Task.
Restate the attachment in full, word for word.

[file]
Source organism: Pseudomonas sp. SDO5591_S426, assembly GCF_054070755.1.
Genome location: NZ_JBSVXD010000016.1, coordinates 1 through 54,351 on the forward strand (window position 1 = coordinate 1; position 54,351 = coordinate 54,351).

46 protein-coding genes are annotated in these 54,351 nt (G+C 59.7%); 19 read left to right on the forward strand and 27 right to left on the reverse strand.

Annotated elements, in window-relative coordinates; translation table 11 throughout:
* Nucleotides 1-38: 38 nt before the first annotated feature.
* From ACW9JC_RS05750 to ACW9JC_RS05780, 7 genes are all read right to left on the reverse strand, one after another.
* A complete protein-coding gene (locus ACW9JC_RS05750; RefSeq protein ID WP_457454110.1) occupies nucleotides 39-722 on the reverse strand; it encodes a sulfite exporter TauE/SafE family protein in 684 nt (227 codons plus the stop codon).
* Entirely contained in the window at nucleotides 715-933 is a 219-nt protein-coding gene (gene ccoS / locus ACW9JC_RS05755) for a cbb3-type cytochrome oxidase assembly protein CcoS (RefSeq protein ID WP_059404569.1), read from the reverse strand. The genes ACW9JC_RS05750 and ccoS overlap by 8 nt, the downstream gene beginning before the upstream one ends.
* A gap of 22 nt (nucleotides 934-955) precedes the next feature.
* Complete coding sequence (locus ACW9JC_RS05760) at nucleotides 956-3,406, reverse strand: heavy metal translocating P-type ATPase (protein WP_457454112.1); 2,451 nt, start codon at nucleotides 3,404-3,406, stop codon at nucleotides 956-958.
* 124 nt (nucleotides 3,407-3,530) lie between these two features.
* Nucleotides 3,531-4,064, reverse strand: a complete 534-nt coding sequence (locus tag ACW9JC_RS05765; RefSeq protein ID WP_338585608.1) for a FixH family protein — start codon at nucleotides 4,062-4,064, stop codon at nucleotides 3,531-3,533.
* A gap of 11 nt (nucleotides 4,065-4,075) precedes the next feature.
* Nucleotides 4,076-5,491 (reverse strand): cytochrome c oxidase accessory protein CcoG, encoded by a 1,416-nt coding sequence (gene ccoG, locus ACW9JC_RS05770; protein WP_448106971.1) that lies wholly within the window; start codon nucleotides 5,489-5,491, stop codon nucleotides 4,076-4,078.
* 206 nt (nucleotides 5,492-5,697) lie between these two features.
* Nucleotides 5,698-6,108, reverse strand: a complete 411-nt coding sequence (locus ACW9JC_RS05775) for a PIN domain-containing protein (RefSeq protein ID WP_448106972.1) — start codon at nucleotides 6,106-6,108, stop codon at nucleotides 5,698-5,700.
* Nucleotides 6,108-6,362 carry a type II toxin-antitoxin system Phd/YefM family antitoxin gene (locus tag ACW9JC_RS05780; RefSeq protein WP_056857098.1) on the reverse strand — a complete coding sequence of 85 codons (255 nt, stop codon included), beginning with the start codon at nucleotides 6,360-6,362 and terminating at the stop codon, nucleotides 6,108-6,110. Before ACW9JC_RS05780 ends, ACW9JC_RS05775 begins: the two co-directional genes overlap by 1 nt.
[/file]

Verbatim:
Source organism: Pseudomonas sp. SDO5591_S426, assembly GCF_054070755.1.
Genome location: NZ_JBSVXD010000016.1, coordinates 1 through 54,351 on the forward strand (window position 1 = coordinate 1; position 54,351 = coordinate 54,351).

46 protein-coding genes are annotated in these 54,351 nt (G+C 59.7%); 19 read left to right on the forward strand and 27 right to left on the reverse strand.

Annotated elements, in window-relative coordinates; translation table 11 throughout:
* Nucleotides 1-38: 38 nt before the first annotated feature.
* From ACW9JC_RS05750 to ACW9JC_RS05780, 7 genes are all read right to left on the reverse strand, one after another.
* A complete protein-coding gene (locus ACW9JC_RS05750; RefSeq protein ID WP_457454110.1) occupies nucleotides 39-722 on the reverse strand; it encodes a sulfite exporter TauE/SafE family protein in 684 nt (227 codons plus the stop codon).
* Entirely contained in the window at nucleotides 715-933 is a 219-nt protein-coding gene (gene ccoS / locus ACW9JC_RS05755) for a cbb3-type cytochrome oxidase assembly protein CcoS (RefSeq protein ID WP_059404569.1), read from the reverse strand. The genes ACW9JC_RS05750 and ccoS overlap by 8 nt, the downstream gene beginning before the upstream one ends.
* A gap of 22 nt (nucleotides 934-955) precedes the next feature.
* Complete coding sequence (locus ACW9JC_RS05760) at nucleotides 956-3,406, reverse strand: heavy metal translocating P-type ATPase (protein WP_457454112.1); 2,451 nt, start codon at nucleotides 3,404-3,406, stop codon at nucleotides 956-958.
* 124 nt (nucleotides 3,407-3,530) lie between these two features.
* Nucleotides 3,531-4,064, reverse strand: a complete 534-nt coding sequence (locus tag ACW9JC_RS05765; RefSeq protein ID WP_338585608.1) for a FixH family protein — start codon at nucleotides 4,062-4,064, stop codon at nucleotides 3,531-3,533.
* A gap of 11 nt (nucleotides 4,065-4,075) precedes the next feature.
* Nucleotides 4,076-5,491 (reverse strand): cytochrome c oxidase accessory protein CcoG, encoded by a 1,416-nt coding sequence (gene ccoG, locus ACW9JC_RS05770; protein WP_448106971.1) that lies wholly within the window; start codon nucleotides 5,489-5,491, stop codon nucleotides 4,076-4,078.
* 206 nt (nucleotides 5,492-5,697) lie between these two features.
* Nucleotides 5,698-6,108, reverse strand: a complete 411-nt coding sequence (locus ACW9JC_RS05775) for a PIN domain-containing protein (RefSeq protein ID WP_448106972.1) — start codon at nucleotides 6,106-6,108, stop codon at nucleotides 5,698-5,700.
* Nucleotides 6,108-6,362 carry a type II toxin-antitoxin system Phd/YefM family antitoxin gene (locus tag ACW9JC_RS05780; RefSeq protein WP_056857098.1) on the reverse strand — a complete coding sequence of 85 codons (255 nt, stop codon included), beginning with the start codon at nucleotides 6,360-6,362 and terminating at the stop codon, nucleotides 6,108-6,110. Before ACW9JC_RS05780 ends, ACW9JC_RS05775 begins: the two co-directional genes overlap by 1 nt.